A final misconception is the belief of individuals that they handle life better with drugs and alcohol, and if substances are taken away, they won’t know how to cope with life. Again, this is untrue. The truth is that, over time in active addiction, they have developed habits and behaviors that make drugs and alcohol the only way which they know how to cope with life. They have developed negative coping mechanisms that they return to time and time again. The truth is, they have never truly learned how to cope with life, and drugs and alcohol were what they turned to and continued to turn to, even though they were problematic and brought with them consequences. They have been unable to cope with both practical life issues as well as unable to handle and process emotions. So instead, they run from them. The truth is, getting sober is scary for people because they don’t believe they will be able to cope with normal responsibilities nor with the feelings and emotions that occur for them in most situations. However, getting sober and finding recovery also allows for people to learn and put into practice healthy coping mechanisms. Recovery allows for someone to learn the necessary skills to thrive in life, handle emotions, and create healthy coping mechanisms and behaviors that are not detrimental to them, and rather can place them in a position to handle any situation or emotion successfully.
Misconceptions about sobriety or recovery from addiction are all based out of fear. Individuals that have been living in active addiction only know how to approach life in the way in which they have been approaching it from so long- with the use of drugs and alcohol. The proposition that their coping mechanism (substances) will be taken away is terrifying to them, so their mind creates a belief system that tells them they could not possibly live without drugs and alcohol. However, the millions of stories of individuals who have found recovery from addiction, and who often felt the same way, tell us that those thoughts and beliefs are untrue. They are simply misconceptions or barriers that people place in front of their sobriety to protect themselves from having to give up drugs and alcohol. The truth is, recovery is absolutely available and attainable for anyone, and once finding recovery that person will undoubtably find that the thoughts and beliefs they had about sobriety and recovery were simply misconceptions. Once finding recovery, they will see that sobriety is not scary or something they need to avoid, but rather something that will not only put them on a path of healing, but a way of life that will help them thrive and success beyond anything they thought was possible.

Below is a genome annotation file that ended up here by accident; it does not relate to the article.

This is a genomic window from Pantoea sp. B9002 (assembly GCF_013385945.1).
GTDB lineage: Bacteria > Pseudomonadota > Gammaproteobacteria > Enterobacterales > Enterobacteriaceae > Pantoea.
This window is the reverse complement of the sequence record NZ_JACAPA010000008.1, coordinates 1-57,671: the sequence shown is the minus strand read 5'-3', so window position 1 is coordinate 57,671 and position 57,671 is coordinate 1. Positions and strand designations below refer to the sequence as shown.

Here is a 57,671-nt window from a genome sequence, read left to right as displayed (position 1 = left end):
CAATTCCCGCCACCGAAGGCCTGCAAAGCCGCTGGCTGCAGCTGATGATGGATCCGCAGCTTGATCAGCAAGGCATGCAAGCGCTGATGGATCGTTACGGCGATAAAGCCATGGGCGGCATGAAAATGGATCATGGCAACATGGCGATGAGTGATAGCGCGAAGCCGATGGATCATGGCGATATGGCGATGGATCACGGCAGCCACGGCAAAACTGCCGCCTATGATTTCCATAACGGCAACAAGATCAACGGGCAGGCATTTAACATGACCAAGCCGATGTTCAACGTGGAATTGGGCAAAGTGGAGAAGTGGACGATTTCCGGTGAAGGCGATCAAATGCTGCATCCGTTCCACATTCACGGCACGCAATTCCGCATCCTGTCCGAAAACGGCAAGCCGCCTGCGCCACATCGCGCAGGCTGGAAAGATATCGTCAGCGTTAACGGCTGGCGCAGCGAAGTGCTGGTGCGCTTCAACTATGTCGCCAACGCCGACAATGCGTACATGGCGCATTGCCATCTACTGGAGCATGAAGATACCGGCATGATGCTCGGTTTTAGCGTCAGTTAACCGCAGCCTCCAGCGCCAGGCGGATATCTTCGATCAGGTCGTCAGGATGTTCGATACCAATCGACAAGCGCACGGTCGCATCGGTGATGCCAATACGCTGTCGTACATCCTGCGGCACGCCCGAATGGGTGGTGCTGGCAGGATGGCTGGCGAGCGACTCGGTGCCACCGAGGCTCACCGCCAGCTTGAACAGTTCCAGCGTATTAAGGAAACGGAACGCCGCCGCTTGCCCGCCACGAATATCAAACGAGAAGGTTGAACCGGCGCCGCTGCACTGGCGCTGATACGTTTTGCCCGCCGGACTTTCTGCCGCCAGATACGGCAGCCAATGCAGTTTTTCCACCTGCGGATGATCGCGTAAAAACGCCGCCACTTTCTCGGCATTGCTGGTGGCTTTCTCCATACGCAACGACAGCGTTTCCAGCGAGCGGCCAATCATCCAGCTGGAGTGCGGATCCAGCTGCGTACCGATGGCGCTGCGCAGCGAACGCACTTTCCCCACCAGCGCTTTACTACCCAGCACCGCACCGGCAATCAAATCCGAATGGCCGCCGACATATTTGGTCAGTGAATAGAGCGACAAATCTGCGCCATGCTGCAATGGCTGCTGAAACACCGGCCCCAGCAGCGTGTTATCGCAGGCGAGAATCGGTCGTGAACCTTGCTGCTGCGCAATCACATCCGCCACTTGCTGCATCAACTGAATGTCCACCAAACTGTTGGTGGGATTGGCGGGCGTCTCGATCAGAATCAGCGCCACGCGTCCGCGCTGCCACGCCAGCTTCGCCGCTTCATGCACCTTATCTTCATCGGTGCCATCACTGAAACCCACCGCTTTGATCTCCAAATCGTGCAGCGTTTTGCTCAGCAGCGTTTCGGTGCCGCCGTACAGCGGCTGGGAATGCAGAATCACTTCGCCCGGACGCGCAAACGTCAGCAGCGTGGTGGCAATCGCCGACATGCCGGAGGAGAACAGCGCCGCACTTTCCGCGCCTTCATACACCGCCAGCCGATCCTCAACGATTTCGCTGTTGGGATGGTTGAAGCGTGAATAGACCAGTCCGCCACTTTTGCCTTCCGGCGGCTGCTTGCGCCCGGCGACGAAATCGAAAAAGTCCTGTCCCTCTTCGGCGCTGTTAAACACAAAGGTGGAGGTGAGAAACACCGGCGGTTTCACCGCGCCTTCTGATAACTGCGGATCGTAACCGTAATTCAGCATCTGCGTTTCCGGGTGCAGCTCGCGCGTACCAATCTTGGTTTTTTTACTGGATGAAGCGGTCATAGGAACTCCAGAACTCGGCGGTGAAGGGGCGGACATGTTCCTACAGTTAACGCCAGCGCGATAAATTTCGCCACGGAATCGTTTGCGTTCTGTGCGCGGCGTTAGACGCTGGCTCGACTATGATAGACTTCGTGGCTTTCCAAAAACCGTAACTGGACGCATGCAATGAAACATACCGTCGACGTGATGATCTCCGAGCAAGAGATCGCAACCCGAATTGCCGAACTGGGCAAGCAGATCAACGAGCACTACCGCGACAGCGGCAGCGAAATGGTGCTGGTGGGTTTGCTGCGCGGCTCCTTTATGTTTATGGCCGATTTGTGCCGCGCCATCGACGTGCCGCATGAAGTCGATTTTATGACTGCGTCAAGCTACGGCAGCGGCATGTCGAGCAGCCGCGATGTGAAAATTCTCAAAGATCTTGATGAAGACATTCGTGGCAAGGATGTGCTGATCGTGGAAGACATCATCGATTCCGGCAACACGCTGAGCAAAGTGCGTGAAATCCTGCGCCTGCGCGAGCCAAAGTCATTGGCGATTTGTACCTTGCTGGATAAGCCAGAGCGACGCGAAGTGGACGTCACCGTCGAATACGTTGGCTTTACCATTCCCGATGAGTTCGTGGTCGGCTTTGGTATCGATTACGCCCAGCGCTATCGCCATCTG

If you or someone you know needs help for addiction or co-occurring disorders, please give us a call. Innovo Detox offers the latest in evidence-based medical, psychiatric, and clinical care for those in need of detox and medical stabilization in Pennsylvania and the surrounding Mid-Atlantic area. If we aren’t the best fit for you or a loved one, we will take the necessary time to work with you to find a detox, rehab, treatment center or provider that better fits your needs. Please give us a call at (717) 619-3260 or email our team at email@example.com. For more information on our company or services, please visit our website at www.innovodetox.com.